Image: Jesus Walks in the Portico of Solomon, James Tissot [public domain]
In my first blog post on discipleship, I used Peter as an example of a true disciple of Christ by pointing out his reply to Jesus’ question in John 6:67–69:
“Jesus said to the Twelve, ‘Will you also go away?’ Simon Peter answered him, ‘Lord, to whom shall we go? You have the words of eternal life; and we have believed, and have come to know, that you are the Holy One of God.’”
The word “disciple” is mentioned seventy-seven times in John’s Gospel! These passages, especially the ones where Jesus is pointing out distinguishing characteristics of what a true disciple of his looks like, paint a vivid picture of real, fruitful discipleship for us to live out. Let’s take a look at three of these passages.
We will start with John 8:31–32:
“Jesus then said to the Jews who had believed in him, ‘If you continue in my word, you are truly my disciples, and you will know the truth, and the truth will make you free.’”
Jesus passes on to us the truth he received from the Father. His word is truth. The initial proclamation of his truth that we received is referred to as the kerygma: we are sinners in need of a savior and we got one! However, if we do not continue in his word, the life-saving truth that he gives us, we can slide back into our sinful ways. Jesus does not want us to be slaves to sin. That is the freedom he is talking about.
So as his disciples, we will continue to meditate on and live by his word found in both Sacred Scripture and Sacred Tradition. Will we continue to sin? Yes, but it will no longer enslave us as a way of life. Our new way of life will be a life filled with grace ultimately leading to our salvation. He promises just that at the end of the passage when he says, “Truly, truly, I say to you, if any one keeps my word, he will never see death” (John 8:51).
Next let’s look at John 13:34-35:
“A new commandment I give to you, that you love one another; even as I have loved you, that you also love one another. By this all men will know that you are my disciples, if you have love for one another.”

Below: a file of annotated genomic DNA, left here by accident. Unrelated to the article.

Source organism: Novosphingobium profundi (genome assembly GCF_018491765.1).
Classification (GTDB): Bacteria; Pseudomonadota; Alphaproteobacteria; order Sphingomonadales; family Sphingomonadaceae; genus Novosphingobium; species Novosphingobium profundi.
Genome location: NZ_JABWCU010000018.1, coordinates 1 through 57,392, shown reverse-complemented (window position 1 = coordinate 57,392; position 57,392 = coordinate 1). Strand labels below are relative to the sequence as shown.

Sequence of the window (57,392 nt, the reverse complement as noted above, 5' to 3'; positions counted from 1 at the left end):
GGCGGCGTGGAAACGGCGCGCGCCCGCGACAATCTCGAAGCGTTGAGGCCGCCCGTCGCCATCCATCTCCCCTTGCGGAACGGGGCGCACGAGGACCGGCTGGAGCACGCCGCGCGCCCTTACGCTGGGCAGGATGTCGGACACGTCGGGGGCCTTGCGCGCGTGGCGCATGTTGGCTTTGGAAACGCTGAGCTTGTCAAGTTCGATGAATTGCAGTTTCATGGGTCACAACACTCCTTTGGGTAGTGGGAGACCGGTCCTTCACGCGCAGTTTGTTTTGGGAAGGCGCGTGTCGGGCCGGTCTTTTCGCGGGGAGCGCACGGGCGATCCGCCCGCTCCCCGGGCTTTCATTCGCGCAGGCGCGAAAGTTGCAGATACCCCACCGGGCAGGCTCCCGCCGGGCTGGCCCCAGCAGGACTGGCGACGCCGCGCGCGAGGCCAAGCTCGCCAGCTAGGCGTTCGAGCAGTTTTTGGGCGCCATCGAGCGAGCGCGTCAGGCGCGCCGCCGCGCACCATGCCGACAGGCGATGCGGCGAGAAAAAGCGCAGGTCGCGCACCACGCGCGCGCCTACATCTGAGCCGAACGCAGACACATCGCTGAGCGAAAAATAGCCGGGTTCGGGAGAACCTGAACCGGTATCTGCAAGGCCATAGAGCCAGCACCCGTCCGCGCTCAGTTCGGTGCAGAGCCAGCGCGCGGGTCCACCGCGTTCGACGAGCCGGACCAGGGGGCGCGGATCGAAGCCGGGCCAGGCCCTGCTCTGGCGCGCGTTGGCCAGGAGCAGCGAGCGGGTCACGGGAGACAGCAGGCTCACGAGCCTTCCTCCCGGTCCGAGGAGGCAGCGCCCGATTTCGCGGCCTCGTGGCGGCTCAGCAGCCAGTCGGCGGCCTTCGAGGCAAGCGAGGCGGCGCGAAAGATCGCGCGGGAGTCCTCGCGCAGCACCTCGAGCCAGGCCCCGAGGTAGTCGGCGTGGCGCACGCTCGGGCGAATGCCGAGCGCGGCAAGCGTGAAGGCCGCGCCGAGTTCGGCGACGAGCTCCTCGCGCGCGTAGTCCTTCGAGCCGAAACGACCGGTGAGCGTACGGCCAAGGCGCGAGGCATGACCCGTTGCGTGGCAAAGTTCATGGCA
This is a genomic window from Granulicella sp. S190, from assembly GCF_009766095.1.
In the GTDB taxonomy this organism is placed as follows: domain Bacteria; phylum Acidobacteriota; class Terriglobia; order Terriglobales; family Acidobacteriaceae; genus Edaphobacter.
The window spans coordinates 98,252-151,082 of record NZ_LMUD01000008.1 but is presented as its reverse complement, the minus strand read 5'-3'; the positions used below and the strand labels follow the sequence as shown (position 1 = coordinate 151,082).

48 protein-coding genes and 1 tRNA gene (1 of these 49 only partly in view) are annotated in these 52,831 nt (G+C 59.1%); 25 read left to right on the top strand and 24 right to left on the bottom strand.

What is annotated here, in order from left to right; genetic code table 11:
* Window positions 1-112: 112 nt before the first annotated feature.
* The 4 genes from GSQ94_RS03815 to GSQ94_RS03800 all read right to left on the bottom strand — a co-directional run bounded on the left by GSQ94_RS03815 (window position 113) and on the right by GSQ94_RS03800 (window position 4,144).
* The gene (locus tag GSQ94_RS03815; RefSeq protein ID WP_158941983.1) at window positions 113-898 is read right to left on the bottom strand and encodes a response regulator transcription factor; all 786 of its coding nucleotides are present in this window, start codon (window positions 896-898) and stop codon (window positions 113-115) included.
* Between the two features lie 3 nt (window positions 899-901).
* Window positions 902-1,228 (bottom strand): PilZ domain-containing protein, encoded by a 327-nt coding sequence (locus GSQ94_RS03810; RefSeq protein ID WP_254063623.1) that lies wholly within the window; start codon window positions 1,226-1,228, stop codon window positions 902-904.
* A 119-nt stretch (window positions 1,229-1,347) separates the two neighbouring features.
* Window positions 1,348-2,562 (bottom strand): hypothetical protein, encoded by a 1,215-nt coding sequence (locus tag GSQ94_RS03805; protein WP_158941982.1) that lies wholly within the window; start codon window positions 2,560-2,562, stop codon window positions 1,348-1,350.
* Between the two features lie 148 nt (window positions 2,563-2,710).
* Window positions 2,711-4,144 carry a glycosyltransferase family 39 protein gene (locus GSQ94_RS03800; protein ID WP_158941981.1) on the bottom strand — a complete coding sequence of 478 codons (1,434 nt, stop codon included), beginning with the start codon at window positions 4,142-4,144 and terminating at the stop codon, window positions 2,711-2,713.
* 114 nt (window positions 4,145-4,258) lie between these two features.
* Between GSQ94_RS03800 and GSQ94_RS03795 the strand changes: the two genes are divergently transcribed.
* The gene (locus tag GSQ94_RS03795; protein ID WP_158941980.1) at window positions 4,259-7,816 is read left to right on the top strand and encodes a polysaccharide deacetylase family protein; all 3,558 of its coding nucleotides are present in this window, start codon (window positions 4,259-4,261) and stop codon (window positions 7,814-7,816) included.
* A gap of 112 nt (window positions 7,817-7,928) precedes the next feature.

Has this one been a challenge for you this past year? It has for me! Are we divisive, or do we try to bring about the unity that God wants for all of us? Even if we disagree or dislike someone, we should try to see things from their perspective in an effort to understand where they are coming from, to meet them where they are at and invite them deeper into the truth. Each one of us is created in the image of God, and every person in a state of grace has the light of Christ in them. In some, it may be harder to find! Do we seek to find it, and build off of it, in an effort to bring them closer to Christ?
Finally, let’s take a look at John 15:7-8:
“If you abide in me, and my words abide in you, ask whatever you will, and it shall be done for you. By this my Father is glorified, that you bear much fruit, and so prove to be my disciples.”
The word abide (meno in Greek) is seemingly everywhere in John’s gospel. Jesus used it in the Bread of Life discourse in reference to eating his flesh and drinking his blood (John 6:56) with the result being that intimate communion that comes from union with him. Here he uses it in reference to us needing, again, to be part of him, the true vine. Are we a branch that is attached to the vine, or have we cut ourselves off? We can only bear fruit if we are attached to the life-giving vine.
Are you bearing fruit? Even in the early stages of discipleship, one is attaching themselves to the vine of Christ, or at least is attempting to, and can bear fruit by simply inspiring others by their example, by their witness. At some point, however, proclaiming the faith verbally will be necessary. Evangelii Nuntiandi (On Evangelization in the Modern World) states that, “There is no true evangelization if the name, the teaching, the life, the promises, the kingdom and the mystery of Jesus of Nazareth, the Son of God, are not proclaimed” (22). If our evangelization efforts are bearing fruit—and it might not always be visible—then you have proof that you are indeed glorifying the Father and acting as a disciple of Christ.
In the third and final installment in this series, I will address how a disciple of Christ must have a personal relationship with God and describe what that entails.